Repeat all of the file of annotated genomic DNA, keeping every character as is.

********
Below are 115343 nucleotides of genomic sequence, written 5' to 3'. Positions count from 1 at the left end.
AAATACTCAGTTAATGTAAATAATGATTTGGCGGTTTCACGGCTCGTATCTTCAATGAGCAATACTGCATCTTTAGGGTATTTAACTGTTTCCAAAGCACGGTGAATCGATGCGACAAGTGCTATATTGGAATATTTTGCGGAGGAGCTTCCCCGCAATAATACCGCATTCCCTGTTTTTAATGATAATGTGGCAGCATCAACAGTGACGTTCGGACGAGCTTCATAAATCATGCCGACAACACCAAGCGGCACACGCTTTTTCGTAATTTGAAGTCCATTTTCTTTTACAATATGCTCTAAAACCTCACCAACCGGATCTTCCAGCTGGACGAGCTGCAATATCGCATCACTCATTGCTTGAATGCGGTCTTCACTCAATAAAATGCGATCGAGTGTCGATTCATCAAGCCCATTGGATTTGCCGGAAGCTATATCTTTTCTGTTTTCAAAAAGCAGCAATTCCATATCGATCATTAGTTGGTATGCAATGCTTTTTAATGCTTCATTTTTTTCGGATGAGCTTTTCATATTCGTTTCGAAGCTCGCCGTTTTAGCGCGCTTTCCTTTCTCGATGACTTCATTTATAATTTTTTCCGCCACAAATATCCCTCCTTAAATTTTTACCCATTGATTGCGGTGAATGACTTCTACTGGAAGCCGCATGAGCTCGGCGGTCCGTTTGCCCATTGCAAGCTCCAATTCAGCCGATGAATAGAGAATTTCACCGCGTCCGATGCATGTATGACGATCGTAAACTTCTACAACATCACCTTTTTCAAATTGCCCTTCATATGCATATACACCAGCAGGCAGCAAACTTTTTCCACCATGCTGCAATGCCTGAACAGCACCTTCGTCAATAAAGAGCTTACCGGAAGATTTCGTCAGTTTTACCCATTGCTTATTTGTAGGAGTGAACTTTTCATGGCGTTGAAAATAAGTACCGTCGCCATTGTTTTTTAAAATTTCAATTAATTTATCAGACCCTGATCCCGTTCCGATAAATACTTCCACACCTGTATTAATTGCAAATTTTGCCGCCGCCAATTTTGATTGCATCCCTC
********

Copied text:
Below are 115343 nucleotides of genomic sequence, written 5' to 3'. Positions count from 1 at the left end.
AAATACTCAGTTAATGTAAATAATGATTTGGCGGTTTCACGGCTCGTATCTTCAATGAGCAATACTGCATCTTTAGGGTATTTAACTGTTTCCAAAGCACGGTGAATCGATGCGACAAGTGCTATATTGGAATATTTTGCGGAGGAGCTTCCCCGCAATAATACCGCATTCCCTGTTTTTAATGATAATGTGGCAGCATCAACAGTGACGTTCGGACGAGCTTCATAAATCATGCCGACAACACCAAGCGGCACACGCTTTTTCGTAATTTGAAGTCCATTTTCTTTTACAATATGCTCTAAAACCTCACCAACCGGATCTTCCAGCTGGACGAGCTGCAATATCGCATCACTCATTGCTTGAATGCGGTCTTCACTCAATAAAATGCGATCGAGTGTCGATTCATCAAGCCCATTGGATTTGCCGGAAGCTATATCTTTTCTGTTTTCAAAAAGCAGCAATTCCATATCGATCATTAGTTGGTATGCAATGCTTTTTAATGCTTCATTTTTTTCGGATGAGCTTTTCATATTCGTTTCGAAGCTCGCCGTTTTAGCGCGCTTTCCTTTCTCGATGACTTCATTTATAATTTTTTCCGCCACAAATATCCCTCCTTAAATTTTTACCCATTGATTGCGGTGAATGACTTCTACTGGAAGCCGCATGAGCTCGGCGGTCCGTTTGCCCATTGCAAGCTCCAATTCAGCCGATGAATAGAGAATTTCACCGCGTCCGATGCATGTATGACGATCGTAAACTTCTACAACATCACCTTTTTCAAATTGCCCTTCATATGCATATACACCAGCAGGCAGCAAACTTTTTCCACCATGCTGCAATGCCTGAACAGCACCTTCGTCAATAAAGAGCTTACCGGAAGATTTCGTCAGTTTTACCCATTGCTTATTTGTAGGAGTGAACTTTTCATGGCGTTGAAAATAAGTACCGTCGCCATTGTTTTTTAAAATTTCAATTAATTTATCAGACCCTGATCCCGTTCCGATAAATACTTCCACACCTGTATTAATTGCAAATTTTGCCGCCGCCAATTTTGATTGCATCCCTC